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By Lilla Zuill
NEW YORK, June 15 (Reuters) - Martin Sullivan may have ushered AIG through regulatory assaults from former New York Attorny General Eliot Spitzer, but he wasn't strong enough to survive losses from the subprime crisis that have badly hurt the world's biggest insurer.
The Englishman, known for being quick with a joke and for his shock of white hair, came into office three years ago after an accounting scandal that brought down his one-time mentor, AIG's legendary former CEO Hank Greenberg.
He left the post on Sunday partly as a result of separate accounting questions.
Sullivan's departure after only three years on the job comes after AIG posted two consecutive quarters of record losses, stemming from about $20 billion in write-downs on assets linked to risky subprime mortgages. In recent weeks, several large AIG shareholders have been pushing for his ouster.
AIG installed Robert Willumstad, a former Citigroup Inc executive, to replace him. (To read the full story on Sullivan's resignation and management changes, click on [ID:nSP178665])
Sullivan joins a growing list of Wall Street executives, including Citigroup's (C.N) Charles Prince, and Merrill Lynch & Co's MER.N Stan O'Neil, who have lost their jobs as risky U.S. subprime investments took a toll on each corporation's bottom line.
The U.S. Securities and Exchange Commission has launched an investigation into whether AIG may have overvalued the derivative contracts that led to the costly write downs.
The departure of Sullivan, 53, was in sharp contrast to his first year as AIG's CEO, when he won widespread investor support by bringing AIG through a rough regulatory probe.
He continued to build on that, with AIG, posting record adjusted net income for 2006 and early 2007. But he fell out of favor with investors in recent months, as unrealized losses from the mortgage investments mounted.
The large losses, and a precipitous drop in AIG's share price, led several large shareholders to push for Sullivan's ouster.
AIG's shares have fallen by more than half over the past year, closing at $34.18 on Friday. The shares were trading at $72.91 a year ago.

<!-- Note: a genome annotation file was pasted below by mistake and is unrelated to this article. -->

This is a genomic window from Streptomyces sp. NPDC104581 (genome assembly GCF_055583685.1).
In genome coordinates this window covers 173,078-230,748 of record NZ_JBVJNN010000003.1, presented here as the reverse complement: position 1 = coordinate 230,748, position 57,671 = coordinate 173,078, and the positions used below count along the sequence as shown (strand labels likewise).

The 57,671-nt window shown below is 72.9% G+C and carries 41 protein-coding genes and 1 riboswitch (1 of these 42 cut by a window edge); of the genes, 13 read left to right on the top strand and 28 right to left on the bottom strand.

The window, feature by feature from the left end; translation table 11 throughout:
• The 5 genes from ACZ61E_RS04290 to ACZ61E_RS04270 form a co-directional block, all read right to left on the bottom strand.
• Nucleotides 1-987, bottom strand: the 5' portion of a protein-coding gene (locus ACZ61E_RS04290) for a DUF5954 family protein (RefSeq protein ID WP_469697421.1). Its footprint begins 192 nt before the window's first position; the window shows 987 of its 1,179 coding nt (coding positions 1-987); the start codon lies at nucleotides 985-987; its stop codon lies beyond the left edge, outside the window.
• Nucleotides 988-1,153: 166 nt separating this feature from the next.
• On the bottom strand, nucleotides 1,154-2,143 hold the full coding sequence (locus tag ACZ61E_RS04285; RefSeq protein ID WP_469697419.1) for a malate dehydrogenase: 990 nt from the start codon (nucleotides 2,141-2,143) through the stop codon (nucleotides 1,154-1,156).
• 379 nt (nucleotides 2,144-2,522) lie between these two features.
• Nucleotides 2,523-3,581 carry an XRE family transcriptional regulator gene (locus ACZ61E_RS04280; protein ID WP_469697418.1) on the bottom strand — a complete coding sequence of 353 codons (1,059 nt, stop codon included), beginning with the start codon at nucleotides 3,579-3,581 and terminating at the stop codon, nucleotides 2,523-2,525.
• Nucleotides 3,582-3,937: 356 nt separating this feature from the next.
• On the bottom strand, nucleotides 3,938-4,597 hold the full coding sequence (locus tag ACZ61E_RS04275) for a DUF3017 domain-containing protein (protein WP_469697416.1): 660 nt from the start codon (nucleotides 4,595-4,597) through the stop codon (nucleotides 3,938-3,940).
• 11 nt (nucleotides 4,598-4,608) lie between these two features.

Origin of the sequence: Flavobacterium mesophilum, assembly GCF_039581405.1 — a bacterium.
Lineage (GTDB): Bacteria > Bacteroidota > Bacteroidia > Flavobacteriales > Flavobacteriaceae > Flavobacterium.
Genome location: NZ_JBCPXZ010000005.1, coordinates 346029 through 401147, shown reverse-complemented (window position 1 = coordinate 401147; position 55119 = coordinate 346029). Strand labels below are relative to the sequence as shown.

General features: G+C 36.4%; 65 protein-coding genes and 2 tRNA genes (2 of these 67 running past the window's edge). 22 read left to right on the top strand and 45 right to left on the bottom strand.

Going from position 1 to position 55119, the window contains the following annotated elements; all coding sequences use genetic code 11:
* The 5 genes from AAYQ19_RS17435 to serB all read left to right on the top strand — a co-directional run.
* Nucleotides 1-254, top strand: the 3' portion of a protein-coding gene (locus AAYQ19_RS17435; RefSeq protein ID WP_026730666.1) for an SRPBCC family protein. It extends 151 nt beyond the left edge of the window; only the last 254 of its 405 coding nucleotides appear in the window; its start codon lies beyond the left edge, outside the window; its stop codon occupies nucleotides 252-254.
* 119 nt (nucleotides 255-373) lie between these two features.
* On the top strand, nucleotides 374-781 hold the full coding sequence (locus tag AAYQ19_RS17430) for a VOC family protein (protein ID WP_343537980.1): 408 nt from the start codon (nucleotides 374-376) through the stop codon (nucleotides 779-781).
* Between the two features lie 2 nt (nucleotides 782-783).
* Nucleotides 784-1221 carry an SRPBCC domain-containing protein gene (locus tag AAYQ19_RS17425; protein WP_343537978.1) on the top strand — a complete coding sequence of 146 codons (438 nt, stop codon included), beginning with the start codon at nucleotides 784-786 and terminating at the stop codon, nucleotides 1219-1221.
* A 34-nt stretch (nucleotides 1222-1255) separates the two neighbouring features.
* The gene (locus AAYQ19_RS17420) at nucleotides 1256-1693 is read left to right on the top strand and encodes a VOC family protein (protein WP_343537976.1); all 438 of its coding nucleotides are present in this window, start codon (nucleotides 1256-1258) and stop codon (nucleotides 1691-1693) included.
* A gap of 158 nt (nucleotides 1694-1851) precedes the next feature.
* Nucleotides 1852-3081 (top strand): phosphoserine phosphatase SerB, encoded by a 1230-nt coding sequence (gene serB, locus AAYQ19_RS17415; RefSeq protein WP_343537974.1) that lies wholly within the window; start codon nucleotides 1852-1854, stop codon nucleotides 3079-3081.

Among the unhappy investors was former CEO Greenberg, who remains a large AIG shareholder and has also been critical of management.
Greenberg had once been a mentor to Sullivan, but their relationship grew frosty after Greenberg's departure, and has deteriorated since, with a nasty string of lawsuits outstanding between the two sides.
Greenberg, through a spokesman, declined to comment on his successor's departure on Sunday.
Sullivan departs AIG after a 36-year career dating back to when he took up a clerk's post in the insurer's London offices at the age of 17.
He moved to New York in 1996 and over the years rose into AIG's executive suite through long hours and hard work. In 2002, he was named co-chief operating officer of the company, along with Edmund Tse. That put him in line as a possible successor to Greenberg.
Around the same time, Sullivan married Antoinette, his second wife. He has two grown daughters, Lindsey and Katie, from his first marriage.
In Sullivan's first year in the CEO office, he ushered AIG through a painful, costly regulatory probe, paying $1.64 billion to settle state and federal investigations that alleged accounting improprieties, and oversaw a five-year restatement to fix overstated income discovered as part of AIG's own inquiry.
Greenberg is still fighting civil charges stemming from that probe, by then-New York state Attorney General Eliot Spitzer and the U.S. Securities and Exchange Commission.
Sullivan is due a severance payment of $35 million as long as his departure is not "for cause," $20 million more than the severance benefit he was initially promised when he was named CEO in 2005. (Editing by Jonathan Oatis & Kim Coghill)